The Home Front: Trump administration would allow drilling in Colorado ‘next to some of the nation’s most pristine wilderness and headwaters’

“From a small plane circling over secluded grassy meadows and Sangre de Cristo Mountain spires, politicians and conservationists on Friday will see the stakes as the federal government pushes to open 18,000 acres next to some of the nation’s most pristine wilderness and headwaters to fossil fuels development,” reports The Denver Post. “But the Trump administration’s proposed sell-off of mineral rights on the eastern slopes of the mountains for possible oil and gas drilling puts locals in a quandary. On one hand, Huerfano County ranks among the poorest in Colorado after decades of mineral booms and busts. One county commissioner and a state senator said new drilling could bring much-needed bucks. On the other hand, people here rely on the Huerfano River watershed and a natural solitude and beauty that increasingly attracts well-heeled visitors. Drilling could be done on parcels touching the Sangre de Cristo Wilderness Area, and as close as one mile from the boundary of the Great Sand Dunes National Park and Preserve. Newly acquired Navajo ancestral property lies to the north, and Navajos consider two mountains in the area to be sacred.”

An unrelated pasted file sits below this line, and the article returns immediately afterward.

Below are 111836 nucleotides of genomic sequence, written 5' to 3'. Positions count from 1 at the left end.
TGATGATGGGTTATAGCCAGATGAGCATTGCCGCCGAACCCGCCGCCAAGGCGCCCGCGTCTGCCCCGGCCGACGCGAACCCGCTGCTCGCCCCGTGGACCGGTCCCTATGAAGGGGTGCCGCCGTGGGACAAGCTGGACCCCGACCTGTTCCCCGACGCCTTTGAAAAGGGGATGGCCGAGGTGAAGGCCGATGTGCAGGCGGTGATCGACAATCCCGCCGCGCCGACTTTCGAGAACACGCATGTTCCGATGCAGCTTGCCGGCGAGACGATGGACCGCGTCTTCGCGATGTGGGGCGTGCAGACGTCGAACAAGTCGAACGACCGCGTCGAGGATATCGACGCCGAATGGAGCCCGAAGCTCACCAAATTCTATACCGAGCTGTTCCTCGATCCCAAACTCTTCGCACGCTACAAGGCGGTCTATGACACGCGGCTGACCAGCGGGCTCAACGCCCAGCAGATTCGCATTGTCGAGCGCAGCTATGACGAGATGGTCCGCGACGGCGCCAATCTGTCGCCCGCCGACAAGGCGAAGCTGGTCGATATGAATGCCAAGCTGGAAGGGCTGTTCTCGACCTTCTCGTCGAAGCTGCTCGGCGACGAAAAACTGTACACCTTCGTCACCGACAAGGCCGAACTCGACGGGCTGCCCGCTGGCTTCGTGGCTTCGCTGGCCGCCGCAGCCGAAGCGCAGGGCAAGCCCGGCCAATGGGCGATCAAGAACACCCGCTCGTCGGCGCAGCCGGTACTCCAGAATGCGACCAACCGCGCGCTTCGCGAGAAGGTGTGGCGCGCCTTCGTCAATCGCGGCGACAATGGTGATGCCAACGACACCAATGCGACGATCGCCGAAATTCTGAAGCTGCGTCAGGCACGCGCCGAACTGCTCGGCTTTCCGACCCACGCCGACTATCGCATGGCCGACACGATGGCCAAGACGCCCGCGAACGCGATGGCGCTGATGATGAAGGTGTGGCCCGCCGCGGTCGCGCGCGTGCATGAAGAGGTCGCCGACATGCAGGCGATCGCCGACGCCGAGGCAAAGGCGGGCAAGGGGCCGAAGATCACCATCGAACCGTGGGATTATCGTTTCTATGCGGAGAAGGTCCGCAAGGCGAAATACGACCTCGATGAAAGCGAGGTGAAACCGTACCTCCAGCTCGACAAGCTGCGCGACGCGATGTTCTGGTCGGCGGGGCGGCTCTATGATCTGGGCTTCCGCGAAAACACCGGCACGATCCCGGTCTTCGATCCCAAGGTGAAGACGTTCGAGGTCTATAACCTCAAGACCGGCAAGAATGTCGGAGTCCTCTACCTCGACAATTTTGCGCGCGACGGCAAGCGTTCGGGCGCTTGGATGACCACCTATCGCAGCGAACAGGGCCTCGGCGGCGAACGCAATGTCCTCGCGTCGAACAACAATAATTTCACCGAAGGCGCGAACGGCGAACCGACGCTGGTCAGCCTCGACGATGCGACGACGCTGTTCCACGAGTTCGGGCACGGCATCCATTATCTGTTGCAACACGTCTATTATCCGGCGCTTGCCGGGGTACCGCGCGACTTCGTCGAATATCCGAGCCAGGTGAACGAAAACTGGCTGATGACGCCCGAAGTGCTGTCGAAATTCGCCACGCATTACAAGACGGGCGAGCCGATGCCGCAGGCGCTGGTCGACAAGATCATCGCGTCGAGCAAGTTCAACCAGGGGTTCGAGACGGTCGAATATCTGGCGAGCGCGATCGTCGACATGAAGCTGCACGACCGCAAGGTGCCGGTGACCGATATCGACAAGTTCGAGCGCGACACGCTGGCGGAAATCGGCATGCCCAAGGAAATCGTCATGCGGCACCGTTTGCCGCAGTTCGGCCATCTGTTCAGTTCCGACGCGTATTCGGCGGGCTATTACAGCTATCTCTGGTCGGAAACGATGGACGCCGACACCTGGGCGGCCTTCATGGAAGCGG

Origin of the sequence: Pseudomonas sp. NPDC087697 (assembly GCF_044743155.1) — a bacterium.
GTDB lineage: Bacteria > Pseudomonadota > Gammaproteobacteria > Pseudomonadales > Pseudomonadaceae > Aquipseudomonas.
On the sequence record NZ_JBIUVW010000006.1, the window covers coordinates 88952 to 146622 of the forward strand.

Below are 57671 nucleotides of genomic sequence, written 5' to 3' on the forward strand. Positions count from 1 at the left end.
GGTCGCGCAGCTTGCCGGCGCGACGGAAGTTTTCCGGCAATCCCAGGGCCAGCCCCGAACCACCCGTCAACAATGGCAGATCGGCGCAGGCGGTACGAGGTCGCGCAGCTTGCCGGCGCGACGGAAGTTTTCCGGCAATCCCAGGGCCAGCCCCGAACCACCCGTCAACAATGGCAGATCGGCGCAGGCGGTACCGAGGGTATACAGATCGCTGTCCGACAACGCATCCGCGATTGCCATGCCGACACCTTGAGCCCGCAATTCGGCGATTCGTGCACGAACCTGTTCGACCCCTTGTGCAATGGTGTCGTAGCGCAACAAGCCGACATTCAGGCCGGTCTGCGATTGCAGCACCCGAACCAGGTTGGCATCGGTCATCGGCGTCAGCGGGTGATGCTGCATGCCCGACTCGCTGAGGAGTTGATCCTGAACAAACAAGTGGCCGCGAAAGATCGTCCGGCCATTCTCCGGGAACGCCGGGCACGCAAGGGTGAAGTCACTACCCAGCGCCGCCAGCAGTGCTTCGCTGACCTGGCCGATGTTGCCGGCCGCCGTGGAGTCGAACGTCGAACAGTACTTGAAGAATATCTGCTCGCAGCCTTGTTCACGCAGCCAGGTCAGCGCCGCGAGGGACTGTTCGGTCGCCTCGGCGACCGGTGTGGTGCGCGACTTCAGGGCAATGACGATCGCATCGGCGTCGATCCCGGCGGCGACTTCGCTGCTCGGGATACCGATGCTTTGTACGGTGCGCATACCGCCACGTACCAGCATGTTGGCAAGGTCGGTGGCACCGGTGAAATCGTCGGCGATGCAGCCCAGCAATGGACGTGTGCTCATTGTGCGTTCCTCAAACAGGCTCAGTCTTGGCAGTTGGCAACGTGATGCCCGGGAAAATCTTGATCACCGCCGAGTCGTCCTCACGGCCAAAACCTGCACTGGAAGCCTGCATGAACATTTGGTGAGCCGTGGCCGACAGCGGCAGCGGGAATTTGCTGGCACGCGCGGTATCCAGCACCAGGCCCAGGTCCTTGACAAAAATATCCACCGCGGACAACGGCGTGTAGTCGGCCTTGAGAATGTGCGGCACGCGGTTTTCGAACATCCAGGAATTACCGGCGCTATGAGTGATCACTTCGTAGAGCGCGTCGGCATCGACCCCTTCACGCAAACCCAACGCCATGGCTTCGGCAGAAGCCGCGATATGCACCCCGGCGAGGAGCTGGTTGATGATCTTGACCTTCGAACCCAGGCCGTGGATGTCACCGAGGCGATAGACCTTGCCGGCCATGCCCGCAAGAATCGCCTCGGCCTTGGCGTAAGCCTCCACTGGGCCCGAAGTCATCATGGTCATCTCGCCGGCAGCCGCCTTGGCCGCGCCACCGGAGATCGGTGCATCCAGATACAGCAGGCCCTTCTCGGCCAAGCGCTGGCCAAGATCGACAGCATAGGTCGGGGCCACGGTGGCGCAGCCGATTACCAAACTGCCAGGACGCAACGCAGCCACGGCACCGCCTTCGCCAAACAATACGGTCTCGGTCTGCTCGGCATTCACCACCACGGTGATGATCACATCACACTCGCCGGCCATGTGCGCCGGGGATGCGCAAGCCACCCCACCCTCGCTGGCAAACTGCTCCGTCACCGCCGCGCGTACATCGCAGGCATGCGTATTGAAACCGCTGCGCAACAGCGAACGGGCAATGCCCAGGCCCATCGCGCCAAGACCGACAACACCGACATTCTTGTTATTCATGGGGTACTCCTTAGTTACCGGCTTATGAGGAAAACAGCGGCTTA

“Students across the Roaring Fork Valley are working on films about climate change amid a time when wildfires, extremely dry conditions, drought, and rising temperatures are at the forefront of environmental conversations in the state and across the globe,” reports The Glenwood Springs Post-Independent. “The weeklong effort, in which students are making films, encourages youth to explore ways in which climate change affects their own individual lives. The project, in its third year, was funded by the National Science Foundation, which gave CU Boulder a $1.1 million grant to host a series of programs like this across the state. The Cooperative Institute for Research In Environmental Sciences, or CIRES, is an extension of CU Boulder that spearheads the development of the project.”